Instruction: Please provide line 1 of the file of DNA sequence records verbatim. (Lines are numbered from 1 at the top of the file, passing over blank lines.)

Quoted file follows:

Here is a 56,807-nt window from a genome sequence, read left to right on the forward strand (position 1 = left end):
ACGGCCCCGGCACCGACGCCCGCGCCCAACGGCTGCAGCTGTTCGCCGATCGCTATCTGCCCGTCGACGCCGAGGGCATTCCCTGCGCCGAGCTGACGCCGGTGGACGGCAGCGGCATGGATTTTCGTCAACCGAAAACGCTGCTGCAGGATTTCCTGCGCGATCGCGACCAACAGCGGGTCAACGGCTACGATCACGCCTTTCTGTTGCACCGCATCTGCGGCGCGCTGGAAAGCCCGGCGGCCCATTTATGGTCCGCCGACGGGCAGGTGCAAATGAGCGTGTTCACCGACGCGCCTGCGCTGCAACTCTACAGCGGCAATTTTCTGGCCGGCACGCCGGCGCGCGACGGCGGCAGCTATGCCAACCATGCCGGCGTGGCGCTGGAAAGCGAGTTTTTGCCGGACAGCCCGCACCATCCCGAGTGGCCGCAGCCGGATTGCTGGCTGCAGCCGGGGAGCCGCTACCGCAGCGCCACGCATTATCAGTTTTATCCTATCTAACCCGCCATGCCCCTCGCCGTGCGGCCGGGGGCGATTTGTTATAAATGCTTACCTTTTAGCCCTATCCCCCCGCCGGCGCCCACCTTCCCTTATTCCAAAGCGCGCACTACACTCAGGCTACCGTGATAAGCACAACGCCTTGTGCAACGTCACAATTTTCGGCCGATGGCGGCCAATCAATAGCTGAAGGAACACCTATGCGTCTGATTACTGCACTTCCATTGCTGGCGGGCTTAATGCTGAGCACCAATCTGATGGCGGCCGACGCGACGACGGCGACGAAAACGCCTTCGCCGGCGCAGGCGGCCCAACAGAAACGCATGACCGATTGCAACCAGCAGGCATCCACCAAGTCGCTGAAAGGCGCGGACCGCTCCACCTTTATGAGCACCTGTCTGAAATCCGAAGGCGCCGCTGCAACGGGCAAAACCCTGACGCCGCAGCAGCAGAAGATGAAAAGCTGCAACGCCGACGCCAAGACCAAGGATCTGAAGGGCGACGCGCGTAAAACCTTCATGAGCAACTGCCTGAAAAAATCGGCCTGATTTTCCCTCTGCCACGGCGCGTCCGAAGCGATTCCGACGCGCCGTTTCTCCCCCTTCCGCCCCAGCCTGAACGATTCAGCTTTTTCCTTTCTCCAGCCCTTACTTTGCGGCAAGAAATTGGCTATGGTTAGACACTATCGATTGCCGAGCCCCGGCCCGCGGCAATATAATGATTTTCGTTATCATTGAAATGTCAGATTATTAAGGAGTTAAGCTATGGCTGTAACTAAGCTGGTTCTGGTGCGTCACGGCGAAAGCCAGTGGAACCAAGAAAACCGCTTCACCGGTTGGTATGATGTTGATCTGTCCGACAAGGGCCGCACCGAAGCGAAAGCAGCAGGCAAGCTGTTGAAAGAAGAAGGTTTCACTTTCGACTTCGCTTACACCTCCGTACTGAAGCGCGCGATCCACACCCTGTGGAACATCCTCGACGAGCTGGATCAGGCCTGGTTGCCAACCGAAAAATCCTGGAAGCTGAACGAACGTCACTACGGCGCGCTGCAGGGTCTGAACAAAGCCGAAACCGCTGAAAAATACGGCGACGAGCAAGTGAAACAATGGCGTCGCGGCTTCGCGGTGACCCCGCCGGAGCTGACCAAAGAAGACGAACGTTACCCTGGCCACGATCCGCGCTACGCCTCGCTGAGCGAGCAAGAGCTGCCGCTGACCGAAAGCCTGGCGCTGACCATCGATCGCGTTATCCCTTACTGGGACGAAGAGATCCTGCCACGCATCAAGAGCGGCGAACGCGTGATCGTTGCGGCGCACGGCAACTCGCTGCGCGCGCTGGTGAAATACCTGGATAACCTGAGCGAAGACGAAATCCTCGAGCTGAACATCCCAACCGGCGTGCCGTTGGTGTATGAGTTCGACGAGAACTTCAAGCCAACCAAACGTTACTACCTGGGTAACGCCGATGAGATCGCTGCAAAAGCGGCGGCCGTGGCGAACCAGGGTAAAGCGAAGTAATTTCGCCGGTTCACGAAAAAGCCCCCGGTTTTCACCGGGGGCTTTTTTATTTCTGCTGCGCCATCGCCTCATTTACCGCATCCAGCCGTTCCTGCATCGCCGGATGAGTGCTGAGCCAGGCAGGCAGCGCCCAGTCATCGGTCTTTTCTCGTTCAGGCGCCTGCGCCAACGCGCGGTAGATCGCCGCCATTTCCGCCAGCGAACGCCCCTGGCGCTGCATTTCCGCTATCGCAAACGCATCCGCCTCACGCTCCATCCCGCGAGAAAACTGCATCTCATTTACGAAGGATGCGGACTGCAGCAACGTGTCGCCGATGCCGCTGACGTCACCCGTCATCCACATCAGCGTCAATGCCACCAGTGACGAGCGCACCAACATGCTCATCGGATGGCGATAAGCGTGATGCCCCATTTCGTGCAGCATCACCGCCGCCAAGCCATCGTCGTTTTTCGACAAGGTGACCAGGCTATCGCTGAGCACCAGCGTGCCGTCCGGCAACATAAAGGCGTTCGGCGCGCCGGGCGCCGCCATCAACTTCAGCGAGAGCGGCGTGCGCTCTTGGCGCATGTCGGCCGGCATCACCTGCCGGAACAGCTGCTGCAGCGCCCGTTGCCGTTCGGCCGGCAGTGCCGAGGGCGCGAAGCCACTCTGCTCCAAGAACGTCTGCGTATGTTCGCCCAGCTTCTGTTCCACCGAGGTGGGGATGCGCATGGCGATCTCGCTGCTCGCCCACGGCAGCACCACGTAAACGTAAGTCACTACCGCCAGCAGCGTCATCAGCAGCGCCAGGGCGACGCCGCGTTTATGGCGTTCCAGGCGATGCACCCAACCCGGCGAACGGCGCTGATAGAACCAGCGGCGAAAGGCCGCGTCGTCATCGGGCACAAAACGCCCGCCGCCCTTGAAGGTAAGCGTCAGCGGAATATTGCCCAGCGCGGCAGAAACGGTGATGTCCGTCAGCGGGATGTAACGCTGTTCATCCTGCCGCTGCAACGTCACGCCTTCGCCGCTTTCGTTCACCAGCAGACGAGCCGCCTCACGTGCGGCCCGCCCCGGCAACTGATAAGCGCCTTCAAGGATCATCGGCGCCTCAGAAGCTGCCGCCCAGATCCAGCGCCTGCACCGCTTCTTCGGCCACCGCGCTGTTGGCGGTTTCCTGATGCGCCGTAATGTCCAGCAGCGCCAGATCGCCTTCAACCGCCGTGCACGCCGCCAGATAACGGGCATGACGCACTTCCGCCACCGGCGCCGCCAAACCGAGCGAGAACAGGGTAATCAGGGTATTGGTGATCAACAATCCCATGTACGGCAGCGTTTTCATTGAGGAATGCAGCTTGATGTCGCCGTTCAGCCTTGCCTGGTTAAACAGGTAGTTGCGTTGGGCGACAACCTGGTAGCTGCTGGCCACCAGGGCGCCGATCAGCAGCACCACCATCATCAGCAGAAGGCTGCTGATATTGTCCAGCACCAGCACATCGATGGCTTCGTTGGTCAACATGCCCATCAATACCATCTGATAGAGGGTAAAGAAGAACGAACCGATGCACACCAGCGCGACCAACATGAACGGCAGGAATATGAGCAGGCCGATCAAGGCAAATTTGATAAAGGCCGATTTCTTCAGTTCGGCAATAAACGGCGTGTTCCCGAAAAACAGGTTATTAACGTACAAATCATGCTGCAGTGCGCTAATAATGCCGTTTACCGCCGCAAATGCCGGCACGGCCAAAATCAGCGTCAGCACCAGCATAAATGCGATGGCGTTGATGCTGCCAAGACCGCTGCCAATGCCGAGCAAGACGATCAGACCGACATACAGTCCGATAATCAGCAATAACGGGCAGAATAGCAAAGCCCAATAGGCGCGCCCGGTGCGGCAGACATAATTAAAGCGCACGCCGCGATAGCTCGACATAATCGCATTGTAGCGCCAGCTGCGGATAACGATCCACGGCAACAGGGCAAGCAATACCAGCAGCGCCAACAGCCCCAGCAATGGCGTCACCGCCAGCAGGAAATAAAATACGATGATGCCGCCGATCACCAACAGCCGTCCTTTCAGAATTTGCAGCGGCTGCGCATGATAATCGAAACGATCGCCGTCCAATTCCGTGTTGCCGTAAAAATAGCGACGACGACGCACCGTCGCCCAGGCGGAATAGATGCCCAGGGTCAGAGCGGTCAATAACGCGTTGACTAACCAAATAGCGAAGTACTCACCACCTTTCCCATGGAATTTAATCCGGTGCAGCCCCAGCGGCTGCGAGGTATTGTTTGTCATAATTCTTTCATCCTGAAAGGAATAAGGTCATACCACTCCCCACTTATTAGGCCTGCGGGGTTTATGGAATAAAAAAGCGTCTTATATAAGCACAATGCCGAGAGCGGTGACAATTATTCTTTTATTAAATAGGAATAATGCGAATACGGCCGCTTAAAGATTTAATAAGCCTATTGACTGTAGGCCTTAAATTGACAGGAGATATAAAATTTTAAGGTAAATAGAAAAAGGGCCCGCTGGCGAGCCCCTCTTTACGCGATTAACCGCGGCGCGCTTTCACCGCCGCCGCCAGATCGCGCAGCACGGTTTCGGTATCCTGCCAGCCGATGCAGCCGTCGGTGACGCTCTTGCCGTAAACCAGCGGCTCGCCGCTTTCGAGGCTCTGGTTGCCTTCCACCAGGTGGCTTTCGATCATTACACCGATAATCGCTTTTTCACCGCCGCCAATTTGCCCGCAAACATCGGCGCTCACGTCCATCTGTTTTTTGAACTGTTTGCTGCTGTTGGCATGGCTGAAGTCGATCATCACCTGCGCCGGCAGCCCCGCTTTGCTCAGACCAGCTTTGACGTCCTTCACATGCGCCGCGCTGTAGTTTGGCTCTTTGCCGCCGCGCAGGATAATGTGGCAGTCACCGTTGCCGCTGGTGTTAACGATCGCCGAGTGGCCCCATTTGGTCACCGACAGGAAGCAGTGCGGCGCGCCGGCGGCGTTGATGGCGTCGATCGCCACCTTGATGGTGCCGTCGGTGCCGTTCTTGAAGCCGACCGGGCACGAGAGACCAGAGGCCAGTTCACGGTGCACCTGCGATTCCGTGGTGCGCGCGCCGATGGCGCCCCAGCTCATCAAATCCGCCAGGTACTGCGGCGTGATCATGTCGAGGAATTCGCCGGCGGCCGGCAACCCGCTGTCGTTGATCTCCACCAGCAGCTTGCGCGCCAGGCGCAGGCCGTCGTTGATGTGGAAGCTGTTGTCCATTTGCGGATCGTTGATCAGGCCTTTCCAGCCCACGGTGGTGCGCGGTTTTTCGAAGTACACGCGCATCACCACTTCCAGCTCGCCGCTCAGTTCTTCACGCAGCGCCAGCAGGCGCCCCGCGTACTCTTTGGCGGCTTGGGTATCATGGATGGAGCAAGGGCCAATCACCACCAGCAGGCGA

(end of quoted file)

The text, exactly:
Here is a 56,807-nt window from a genome sequence, read left to right on the forward strand (position 1 = left end):